The Crossroads Project will present a staged reading of Dear Mr. C by Tidtaya Sinutoke, winner of the 2022 Diverse Voices Playwriting Initiative. The event will take place in person on Friday, April 22, at 7:30 p.m. in the Center for the Visual Arts (CVA), room 110. The evening will begin with a pre-show conversation with the playwright, followed by a presentation of the play, including musical performances of the songs.
The staged reading is directed by professor of acting Janet Wilson. Music direction will be by assistant professor of musical theatre Maggie Marlin-Hess with piano accompaniment by Grace Ohm, a School of Music alumna. The cast includes M.F.A. candidate in directing Sanhawich Meateanuwat, executive director, Office of Advanced Technology Support for Faculty, and associate professor of accounting Rosie Hauck, Satomi Radostits, and Zenon Zamora.
This event is free and open to the public. Register using the link below:
The staged reading is part of a new play development workshop that the Crossroads Projects operates. Sinutoke will be on campus during the week of April 18–22 to attend rehearsals, visit classes, and interact with students. If you would like to invite the playwright to your class, contact Kee-Yoon Nahm.
There will also be an online staged reading of the play at a later date.
About the play
Dear Mr. C is an autobiographical play with music about love, family, grief, immigration, and cancer. It tells the story of a Thai immigrant musical theatre writer who tries to find peace after one phone call turns their world upside down. The writer, living in New York, learns that their mother back in Thailand has been diagnosed with endometrial cancer, receiving this shocking news only after a major operation. The writer struggles to deal with the reality of their mother’s illness during a time when they are discouraged from traveling overseas because of their visa renewal process. The play arose from the many poems, monologues, and song ideas that Sinutoke herself wrote during that time to cope with the desperation, anxiety, and depression of not being able to be at her mother’s side while she was recovering.
“I want to write this play to share some light toward an authentic immigrant story from my own experience,” said Sinutoke. “As a female musical theatre maker, a person of color, and an immigrant, my main goal in writing is to express the meaning of identity, building a community where everyone can share their individual stories, and creating a new generation of theatre of authenticity; of everyone’s ‘American Dream.’”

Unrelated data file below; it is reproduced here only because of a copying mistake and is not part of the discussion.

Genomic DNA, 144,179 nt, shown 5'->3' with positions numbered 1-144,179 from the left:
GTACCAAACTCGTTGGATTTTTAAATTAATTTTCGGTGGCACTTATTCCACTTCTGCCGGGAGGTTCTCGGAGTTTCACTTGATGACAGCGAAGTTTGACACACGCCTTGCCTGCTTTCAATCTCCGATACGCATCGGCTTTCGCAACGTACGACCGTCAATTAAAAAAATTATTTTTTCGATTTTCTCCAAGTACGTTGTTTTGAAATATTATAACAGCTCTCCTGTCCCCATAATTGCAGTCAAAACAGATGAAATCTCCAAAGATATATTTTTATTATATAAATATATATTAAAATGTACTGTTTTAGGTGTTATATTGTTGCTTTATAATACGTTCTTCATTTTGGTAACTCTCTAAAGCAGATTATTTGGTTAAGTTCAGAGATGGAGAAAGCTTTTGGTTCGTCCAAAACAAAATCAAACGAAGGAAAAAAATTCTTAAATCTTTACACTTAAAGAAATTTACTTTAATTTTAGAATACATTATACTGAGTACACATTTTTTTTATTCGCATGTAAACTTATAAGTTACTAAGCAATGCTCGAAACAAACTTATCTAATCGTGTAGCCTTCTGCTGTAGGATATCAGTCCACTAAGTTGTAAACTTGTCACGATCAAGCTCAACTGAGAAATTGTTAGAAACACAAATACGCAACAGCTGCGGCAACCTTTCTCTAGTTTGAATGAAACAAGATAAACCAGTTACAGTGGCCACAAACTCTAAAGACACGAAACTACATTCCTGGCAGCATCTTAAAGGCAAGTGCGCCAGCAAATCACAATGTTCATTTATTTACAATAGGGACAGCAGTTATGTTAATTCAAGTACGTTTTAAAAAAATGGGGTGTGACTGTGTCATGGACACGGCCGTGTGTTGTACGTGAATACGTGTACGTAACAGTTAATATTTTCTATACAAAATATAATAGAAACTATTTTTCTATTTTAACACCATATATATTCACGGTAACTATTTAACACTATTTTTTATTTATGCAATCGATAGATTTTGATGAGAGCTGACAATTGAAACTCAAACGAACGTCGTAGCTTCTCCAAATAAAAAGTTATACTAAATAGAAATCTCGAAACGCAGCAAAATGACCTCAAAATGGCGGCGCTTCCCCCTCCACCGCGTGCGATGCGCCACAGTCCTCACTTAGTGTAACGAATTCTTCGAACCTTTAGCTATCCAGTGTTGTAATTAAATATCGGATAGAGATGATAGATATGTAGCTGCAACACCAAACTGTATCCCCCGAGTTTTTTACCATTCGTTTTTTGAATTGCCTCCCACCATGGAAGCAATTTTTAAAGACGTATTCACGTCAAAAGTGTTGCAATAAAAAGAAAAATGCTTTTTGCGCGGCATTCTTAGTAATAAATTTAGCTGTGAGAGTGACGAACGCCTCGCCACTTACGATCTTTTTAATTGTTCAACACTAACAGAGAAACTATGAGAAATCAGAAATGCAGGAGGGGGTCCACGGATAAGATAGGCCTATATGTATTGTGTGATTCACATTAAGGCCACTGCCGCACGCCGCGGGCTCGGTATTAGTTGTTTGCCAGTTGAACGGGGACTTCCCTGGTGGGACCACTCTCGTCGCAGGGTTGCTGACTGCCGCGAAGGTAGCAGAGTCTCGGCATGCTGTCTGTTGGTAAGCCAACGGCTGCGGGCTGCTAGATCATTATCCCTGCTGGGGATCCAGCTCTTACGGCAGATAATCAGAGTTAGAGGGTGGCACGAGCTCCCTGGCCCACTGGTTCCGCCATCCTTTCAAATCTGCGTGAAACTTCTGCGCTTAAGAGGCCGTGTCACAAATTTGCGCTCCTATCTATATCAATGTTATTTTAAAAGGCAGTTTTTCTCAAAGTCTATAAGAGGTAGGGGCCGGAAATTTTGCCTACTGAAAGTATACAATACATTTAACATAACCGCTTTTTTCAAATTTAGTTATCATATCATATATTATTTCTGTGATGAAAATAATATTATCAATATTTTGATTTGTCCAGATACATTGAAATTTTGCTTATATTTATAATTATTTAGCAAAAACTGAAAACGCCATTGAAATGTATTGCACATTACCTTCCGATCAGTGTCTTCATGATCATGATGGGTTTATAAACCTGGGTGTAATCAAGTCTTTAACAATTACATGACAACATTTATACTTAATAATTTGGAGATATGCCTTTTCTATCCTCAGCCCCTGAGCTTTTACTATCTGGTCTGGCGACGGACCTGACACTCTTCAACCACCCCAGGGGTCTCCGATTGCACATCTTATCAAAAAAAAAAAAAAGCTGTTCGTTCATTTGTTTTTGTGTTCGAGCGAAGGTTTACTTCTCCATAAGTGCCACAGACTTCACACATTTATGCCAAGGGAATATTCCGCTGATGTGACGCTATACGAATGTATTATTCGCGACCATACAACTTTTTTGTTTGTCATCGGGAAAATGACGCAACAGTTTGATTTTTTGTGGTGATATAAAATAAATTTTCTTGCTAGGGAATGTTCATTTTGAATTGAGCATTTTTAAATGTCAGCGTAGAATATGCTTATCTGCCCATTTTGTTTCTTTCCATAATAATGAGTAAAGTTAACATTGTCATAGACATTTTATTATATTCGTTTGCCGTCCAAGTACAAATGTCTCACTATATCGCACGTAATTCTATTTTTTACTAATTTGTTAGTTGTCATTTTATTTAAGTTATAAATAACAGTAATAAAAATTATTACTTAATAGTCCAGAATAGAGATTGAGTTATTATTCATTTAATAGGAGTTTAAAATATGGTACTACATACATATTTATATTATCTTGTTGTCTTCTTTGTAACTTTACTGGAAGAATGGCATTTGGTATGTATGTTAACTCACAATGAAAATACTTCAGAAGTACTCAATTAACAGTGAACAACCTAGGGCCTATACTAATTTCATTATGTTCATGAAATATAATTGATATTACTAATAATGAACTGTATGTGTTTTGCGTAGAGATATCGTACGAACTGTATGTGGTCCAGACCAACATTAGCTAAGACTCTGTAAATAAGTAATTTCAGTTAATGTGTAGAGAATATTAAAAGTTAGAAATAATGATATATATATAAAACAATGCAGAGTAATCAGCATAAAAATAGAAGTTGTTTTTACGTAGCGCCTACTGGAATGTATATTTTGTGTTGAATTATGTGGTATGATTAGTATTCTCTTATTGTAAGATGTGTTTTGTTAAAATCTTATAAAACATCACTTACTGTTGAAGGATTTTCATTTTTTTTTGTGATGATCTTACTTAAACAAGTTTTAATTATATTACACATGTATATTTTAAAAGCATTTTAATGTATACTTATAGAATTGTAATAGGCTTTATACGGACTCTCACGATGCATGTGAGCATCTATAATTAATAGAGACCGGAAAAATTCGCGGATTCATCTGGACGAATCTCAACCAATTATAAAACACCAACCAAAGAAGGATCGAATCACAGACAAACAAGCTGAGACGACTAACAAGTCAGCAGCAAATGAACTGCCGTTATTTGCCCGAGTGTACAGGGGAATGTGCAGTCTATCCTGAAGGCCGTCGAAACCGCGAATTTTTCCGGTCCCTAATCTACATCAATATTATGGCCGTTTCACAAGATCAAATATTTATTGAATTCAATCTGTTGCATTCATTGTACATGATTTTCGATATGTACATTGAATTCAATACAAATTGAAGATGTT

About the playwright
Tidtaya Sinutoke (ฑิตยา สินุธก) is a Thailand-born, New York City-based composer, writer, and musician. Composition credits include Half the Sky (The 5th Avenue Theatre’s First Draft Commission & 20/21 Digital Season, Weston-Ghostlight New Musical Award, Rhinebeck Writers Retreat, Richard Rodgers Award finalist), Sunwatcher (The Civilians R&D Group, Weston Playhouse’s Songs for Today, Ancram Opera House Play Lab, Rattlestick Playwrights Theater Global Forms Festival), and Dear Mr. C (NYFA’s City Artist Corps Grants).
She received the 2017 Jonathan Larson Grant, the 2020 Billie Burke Ziegfeld Award, the 2021 International Theatremaker Award, and the 2021 Fred Ebb Award. Her works have been supported by the American Opera Project, Composer-Librettist Studio at New Dramatists, Yale Institute for Music Theatre, Johnny Mercer Songwriters Project, Johnny Mercer Writers Grove at Goodspeed Musicals, Robert Rauschenberg Residency, EtM Con Edison Composer-in-Residence, MTF’s Makers Cohort, and the Kurt Weill Foundation. Sinutoke is a proud member of ASCAP, the Dramatists Guild, Maestra, MUSE, and the Thai Theatre Foundation. She received her B.M. from the Berklee College of Music and her M.F.A. in musical theatre writing from NYU Tisch School of the Arts.
About the Crossroads Project
The Crossroads Project is an advocacy committee comprising of faculty, staff, and students that promotes equity, diversity, and inclusion in the Illinois State University School of Theatre and Dance. In the past, Crossroads has invited established playwrights to Illinois State to participate in mainstage productions of their work. Recently, Crossroads presented Ga-AD! by Ugandan playwright and director Adong Lucy Judith in 2018 and Delhi-based author Manjula Padmanabhan’s Harvest in 2017.
The Diverse Voices Playwriting Initiative was created to complement these programs by supporting playwrights of color as they develop new work. In addition to providing opportunities for artists from historically underserved groups, the initiative also creates an environment in which students and community members can interact directly with professional theatre artists. The inaugural staged reading took place in fall 2020 with Even Flowers Bloom in Hell, Sometimes by Franky D. Gonzalez, followed by The DePriest Incident by Charles White in spring 2021.
The 2022 Diverse Voices Playwriting Initiative is funded by the Fell Trust at Illinois State University. The Crossroads Project also accepts gifts through the Crossroads Program Fund to support Diverse Voices and other arts programming. Follow us on Facebook.